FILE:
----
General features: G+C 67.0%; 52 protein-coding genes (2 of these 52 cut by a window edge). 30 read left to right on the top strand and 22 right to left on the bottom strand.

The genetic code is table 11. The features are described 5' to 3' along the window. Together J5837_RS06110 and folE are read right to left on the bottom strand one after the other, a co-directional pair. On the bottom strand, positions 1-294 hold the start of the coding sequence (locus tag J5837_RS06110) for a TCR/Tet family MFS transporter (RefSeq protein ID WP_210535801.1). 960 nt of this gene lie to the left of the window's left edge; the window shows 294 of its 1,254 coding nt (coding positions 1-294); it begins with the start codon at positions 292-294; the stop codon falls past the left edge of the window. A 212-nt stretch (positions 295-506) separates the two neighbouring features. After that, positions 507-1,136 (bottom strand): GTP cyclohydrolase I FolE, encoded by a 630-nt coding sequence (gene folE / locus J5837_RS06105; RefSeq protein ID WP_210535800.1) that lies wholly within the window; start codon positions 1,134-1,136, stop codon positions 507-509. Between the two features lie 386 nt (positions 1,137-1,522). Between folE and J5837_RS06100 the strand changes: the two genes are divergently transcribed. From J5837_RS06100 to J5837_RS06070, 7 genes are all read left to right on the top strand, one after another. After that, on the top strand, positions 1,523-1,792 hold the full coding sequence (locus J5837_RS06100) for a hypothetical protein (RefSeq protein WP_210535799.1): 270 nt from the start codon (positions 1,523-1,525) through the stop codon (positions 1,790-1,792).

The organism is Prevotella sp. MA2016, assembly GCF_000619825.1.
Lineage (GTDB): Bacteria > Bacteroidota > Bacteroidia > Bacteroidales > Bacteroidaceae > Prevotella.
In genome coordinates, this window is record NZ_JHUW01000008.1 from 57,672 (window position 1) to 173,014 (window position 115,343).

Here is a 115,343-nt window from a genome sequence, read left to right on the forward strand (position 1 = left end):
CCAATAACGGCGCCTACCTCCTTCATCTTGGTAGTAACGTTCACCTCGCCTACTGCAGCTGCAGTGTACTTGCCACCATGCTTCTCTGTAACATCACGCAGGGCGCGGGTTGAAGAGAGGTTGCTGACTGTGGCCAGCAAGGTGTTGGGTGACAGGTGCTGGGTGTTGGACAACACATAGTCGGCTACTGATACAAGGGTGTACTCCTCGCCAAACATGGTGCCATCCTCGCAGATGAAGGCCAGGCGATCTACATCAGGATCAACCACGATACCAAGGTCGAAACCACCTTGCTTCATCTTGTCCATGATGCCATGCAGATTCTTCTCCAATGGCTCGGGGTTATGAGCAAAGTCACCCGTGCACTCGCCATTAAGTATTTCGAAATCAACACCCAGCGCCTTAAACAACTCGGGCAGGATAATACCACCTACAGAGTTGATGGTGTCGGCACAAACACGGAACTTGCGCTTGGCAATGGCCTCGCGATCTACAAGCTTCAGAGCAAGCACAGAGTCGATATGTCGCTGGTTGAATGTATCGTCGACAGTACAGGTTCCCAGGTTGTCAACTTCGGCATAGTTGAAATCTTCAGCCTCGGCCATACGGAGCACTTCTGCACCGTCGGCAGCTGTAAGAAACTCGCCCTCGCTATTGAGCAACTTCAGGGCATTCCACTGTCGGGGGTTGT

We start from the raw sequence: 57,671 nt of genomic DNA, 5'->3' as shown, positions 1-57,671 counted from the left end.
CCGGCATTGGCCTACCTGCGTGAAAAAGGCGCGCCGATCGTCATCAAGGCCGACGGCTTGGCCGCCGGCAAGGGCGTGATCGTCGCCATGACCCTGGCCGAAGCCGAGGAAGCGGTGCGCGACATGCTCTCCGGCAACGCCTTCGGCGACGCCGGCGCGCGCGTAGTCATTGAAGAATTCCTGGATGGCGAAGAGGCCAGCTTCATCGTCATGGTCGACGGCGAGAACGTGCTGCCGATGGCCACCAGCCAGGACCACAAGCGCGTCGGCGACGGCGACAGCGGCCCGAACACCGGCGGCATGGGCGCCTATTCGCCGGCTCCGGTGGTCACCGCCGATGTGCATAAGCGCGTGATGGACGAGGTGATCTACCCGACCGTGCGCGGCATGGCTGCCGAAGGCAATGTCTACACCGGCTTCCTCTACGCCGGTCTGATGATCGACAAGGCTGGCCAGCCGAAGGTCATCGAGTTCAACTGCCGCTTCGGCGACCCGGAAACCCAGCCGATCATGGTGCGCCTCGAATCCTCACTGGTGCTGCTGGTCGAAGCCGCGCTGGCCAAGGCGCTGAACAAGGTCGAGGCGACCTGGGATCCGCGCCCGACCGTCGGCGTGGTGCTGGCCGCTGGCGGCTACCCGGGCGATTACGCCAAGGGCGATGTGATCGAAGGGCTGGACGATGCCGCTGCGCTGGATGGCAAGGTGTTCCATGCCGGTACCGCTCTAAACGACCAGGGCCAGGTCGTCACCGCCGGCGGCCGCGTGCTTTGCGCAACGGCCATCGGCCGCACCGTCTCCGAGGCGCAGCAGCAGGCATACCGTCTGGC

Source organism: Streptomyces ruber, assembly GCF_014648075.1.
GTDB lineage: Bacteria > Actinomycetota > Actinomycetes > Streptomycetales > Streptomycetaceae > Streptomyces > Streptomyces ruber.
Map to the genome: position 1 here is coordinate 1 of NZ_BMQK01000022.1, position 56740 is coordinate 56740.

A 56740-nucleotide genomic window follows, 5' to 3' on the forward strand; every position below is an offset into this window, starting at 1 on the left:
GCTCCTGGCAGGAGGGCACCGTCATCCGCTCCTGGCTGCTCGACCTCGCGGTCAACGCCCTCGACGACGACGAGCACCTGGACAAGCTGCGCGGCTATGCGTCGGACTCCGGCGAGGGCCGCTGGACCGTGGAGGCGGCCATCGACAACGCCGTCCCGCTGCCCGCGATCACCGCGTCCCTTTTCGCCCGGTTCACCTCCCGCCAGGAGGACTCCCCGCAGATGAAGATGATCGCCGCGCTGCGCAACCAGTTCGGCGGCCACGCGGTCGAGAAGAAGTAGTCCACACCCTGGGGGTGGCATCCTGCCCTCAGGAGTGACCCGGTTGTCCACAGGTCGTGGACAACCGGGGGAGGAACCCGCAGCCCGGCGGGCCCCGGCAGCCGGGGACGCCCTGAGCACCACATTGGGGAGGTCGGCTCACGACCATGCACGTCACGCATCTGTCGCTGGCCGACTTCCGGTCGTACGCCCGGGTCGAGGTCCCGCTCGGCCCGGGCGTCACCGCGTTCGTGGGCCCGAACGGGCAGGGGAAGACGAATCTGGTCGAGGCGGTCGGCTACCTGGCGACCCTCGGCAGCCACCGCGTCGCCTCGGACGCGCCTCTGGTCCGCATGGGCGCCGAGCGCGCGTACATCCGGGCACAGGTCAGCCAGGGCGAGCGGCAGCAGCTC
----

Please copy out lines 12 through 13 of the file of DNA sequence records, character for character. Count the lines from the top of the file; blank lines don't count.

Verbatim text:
Map to the genome: position 1 here is coordinate 1 of NZ_BMQK01000022.1, position 56740 is coordinate 56740.

A 56740-nucleotide genomic window follows, 5' to 3' on the forward strand; every position below is an offset into this window, starting at 1 on the left: